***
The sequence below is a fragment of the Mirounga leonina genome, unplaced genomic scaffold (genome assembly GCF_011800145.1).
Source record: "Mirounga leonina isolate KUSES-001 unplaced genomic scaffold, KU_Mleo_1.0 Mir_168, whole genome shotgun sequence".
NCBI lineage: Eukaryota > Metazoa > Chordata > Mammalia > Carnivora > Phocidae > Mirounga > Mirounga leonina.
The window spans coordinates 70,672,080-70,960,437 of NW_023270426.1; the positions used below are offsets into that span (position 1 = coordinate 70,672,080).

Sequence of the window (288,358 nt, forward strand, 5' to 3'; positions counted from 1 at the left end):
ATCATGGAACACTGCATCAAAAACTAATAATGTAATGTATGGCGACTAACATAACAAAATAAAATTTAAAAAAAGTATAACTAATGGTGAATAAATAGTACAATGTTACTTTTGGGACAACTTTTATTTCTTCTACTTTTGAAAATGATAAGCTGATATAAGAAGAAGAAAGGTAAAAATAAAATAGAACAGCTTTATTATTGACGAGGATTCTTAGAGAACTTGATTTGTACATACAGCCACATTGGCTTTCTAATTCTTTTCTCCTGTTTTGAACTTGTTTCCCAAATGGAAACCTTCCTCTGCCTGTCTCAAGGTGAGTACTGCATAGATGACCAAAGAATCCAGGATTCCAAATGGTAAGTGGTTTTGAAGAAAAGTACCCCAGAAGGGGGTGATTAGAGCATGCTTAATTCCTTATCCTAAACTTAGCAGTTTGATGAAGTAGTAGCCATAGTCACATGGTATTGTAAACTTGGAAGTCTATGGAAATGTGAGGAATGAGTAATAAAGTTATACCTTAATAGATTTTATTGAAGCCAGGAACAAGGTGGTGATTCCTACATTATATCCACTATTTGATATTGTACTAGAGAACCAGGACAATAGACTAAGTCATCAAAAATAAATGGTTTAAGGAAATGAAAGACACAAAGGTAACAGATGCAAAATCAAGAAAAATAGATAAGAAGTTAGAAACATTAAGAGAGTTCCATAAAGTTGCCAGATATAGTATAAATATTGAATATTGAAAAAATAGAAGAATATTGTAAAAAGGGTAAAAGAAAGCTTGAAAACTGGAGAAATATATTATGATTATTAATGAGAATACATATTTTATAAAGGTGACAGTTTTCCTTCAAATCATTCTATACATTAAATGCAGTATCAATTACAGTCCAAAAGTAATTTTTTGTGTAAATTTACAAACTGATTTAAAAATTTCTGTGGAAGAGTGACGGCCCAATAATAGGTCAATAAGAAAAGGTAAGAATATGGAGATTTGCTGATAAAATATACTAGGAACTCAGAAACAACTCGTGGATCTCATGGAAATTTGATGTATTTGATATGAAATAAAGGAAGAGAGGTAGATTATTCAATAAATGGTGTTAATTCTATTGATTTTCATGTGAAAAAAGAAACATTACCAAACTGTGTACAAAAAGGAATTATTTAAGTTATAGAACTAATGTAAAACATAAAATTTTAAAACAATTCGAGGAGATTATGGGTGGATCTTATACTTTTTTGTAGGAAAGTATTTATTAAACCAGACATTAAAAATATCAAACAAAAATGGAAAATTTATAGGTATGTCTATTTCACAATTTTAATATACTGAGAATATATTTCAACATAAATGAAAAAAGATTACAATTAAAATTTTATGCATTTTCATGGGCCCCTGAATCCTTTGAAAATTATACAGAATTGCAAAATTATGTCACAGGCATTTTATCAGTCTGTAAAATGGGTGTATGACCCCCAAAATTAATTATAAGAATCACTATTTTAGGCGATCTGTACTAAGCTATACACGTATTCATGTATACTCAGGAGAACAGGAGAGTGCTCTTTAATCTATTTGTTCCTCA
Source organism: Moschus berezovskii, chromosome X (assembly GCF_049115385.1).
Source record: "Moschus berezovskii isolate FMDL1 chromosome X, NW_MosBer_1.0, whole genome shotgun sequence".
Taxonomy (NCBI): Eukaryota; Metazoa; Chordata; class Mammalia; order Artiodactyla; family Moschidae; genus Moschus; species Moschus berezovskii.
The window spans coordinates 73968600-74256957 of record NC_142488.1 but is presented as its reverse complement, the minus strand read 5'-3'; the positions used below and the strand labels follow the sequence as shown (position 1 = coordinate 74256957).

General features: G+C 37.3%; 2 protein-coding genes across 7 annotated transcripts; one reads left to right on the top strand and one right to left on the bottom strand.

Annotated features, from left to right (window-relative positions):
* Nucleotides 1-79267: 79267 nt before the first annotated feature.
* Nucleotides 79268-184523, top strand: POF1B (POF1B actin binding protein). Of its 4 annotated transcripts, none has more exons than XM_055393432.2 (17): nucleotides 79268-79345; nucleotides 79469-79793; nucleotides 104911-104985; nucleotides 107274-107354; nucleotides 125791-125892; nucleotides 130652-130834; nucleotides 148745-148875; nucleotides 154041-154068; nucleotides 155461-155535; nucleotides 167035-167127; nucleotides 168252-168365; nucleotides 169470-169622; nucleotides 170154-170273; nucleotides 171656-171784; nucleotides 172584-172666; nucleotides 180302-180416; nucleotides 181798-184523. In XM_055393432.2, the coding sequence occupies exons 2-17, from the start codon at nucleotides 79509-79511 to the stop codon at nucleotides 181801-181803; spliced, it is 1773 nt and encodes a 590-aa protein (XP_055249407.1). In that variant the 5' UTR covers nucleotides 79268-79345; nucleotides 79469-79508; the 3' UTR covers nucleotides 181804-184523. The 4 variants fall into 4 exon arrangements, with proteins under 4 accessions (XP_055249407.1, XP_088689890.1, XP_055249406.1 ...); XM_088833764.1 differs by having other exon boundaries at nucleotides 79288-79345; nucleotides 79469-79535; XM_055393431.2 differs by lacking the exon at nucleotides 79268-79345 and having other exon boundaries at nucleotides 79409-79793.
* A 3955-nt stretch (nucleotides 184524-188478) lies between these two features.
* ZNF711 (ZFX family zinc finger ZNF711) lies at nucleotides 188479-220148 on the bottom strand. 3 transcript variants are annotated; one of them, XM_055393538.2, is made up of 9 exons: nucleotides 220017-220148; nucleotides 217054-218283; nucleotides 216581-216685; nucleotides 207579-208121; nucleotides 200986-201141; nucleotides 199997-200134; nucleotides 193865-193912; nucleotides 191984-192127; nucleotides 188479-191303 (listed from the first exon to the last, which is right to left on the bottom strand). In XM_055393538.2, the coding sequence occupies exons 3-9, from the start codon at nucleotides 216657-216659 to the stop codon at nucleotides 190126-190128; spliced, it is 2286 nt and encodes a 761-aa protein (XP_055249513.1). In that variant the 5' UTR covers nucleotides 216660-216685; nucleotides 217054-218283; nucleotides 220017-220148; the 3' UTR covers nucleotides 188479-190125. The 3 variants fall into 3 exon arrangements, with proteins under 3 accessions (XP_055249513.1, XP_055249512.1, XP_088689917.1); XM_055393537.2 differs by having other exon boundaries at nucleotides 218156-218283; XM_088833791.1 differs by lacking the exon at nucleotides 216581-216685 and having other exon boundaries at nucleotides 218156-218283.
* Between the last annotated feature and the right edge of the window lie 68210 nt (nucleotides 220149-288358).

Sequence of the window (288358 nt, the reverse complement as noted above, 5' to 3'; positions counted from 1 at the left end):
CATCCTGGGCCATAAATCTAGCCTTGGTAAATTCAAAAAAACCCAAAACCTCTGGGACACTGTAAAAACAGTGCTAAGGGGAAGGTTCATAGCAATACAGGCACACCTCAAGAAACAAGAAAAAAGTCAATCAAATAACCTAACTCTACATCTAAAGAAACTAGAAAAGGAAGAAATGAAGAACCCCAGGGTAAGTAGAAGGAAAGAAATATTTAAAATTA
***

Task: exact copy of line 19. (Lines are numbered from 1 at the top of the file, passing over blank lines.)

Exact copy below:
CATCCTGGGCCATAAATCTAGCCTTGGTAAATTCAAAAAAACCCAAAACCTCTGGGACACTGTAAAAACAGTGCTAAGGGGAAGGTTCATAGCAATACAGGCACACCTCAAGAAACAAGAAAAAAGTCAATCAAATAACCTAACTCTACATCTAAAGAAACTAGAAAAGGAAGAAATGAAGAACCCCAGGGTAAGTAGAAGGAAAGAAATATTTAAAATTA